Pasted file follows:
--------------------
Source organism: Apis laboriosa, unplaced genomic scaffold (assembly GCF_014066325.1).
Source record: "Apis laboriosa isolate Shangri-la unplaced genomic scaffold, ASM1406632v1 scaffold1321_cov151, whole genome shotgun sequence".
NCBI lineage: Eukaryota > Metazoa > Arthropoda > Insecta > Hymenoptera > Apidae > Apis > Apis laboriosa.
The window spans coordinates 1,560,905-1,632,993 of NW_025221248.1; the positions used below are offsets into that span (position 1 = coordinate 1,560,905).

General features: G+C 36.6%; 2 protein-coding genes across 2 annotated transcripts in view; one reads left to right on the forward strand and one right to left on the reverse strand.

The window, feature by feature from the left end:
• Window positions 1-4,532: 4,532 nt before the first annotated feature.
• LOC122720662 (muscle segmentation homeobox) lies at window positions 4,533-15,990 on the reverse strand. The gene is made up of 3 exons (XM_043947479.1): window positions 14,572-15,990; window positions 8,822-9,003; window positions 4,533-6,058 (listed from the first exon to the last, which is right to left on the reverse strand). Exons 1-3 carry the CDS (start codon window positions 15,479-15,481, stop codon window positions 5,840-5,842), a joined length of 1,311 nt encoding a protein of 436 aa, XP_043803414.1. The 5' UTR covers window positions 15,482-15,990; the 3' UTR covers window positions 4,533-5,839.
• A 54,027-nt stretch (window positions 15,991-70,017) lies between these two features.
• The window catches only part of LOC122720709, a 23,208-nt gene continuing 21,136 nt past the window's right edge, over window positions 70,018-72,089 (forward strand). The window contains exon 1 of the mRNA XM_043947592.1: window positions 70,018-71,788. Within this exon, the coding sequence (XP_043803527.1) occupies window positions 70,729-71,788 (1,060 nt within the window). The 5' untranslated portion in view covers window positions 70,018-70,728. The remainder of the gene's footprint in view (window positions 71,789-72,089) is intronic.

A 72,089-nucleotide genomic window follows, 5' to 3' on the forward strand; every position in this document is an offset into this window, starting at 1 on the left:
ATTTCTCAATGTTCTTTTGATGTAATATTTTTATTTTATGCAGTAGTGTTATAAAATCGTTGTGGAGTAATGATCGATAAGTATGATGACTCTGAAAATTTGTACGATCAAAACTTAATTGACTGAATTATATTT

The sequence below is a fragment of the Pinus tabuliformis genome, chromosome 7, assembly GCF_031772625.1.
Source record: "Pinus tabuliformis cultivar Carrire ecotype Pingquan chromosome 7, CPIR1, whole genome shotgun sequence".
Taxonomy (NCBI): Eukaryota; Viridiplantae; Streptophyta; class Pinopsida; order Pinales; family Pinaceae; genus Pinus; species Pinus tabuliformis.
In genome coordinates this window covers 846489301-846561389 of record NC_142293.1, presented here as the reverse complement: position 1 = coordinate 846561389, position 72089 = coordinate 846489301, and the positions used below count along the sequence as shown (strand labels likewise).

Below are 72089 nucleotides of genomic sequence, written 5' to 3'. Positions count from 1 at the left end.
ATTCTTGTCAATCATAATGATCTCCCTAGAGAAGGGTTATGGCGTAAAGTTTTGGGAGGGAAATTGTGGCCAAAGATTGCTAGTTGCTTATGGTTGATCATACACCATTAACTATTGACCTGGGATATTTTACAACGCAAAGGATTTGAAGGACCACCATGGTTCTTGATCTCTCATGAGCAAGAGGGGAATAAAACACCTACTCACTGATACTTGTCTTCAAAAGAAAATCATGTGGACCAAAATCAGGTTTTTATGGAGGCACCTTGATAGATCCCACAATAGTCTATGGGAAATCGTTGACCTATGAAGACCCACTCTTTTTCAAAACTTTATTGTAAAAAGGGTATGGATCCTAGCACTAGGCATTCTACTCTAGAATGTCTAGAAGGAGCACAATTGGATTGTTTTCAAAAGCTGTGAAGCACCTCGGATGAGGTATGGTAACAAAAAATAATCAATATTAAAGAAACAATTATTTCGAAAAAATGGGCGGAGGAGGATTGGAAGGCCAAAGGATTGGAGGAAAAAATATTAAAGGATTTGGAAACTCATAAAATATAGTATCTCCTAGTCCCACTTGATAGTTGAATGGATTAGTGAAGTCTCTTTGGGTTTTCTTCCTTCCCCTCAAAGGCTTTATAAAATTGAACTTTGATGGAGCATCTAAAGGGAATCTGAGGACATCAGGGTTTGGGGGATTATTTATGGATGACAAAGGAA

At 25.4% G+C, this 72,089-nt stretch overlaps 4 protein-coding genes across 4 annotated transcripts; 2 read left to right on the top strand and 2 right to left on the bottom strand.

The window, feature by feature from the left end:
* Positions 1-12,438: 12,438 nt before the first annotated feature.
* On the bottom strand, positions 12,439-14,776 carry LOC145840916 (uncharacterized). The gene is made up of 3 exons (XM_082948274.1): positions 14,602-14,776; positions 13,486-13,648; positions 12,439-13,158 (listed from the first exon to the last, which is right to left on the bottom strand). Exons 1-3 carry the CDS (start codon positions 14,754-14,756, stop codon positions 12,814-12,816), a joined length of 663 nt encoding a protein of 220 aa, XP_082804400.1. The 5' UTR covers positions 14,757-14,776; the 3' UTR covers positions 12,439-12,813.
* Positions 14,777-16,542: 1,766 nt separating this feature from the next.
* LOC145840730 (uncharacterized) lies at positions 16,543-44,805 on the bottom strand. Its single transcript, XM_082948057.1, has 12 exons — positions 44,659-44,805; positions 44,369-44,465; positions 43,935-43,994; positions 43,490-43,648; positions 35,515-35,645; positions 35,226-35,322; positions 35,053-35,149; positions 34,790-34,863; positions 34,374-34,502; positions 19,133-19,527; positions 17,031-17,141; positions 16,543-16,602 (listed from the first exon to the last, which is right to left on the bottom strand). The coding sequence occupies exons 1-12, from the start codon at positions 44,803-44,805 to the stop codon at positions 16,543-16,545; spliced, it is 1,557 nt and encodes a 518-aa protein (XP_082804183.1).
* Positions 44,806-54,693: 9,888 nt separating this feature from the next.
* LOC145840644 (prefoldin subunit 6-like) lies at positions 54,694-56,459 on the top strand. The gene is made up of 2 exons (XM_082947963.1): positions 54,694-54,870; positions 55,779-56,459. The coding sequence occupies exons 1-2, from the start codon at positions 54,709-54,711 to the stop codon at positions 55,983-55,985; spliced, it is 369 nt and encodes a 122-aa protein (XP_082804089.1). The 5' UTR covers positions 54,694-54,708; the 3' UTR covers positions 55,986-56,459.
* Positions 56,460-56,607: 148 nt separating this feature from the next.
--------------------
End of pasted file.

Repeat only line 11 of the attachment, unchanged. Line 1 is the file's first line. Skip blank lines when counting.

A 72,089-nucleotide genomic window follows, 5' to 3' on the forward strand; every position in this document is an offset into this window, starting at 1 on the left: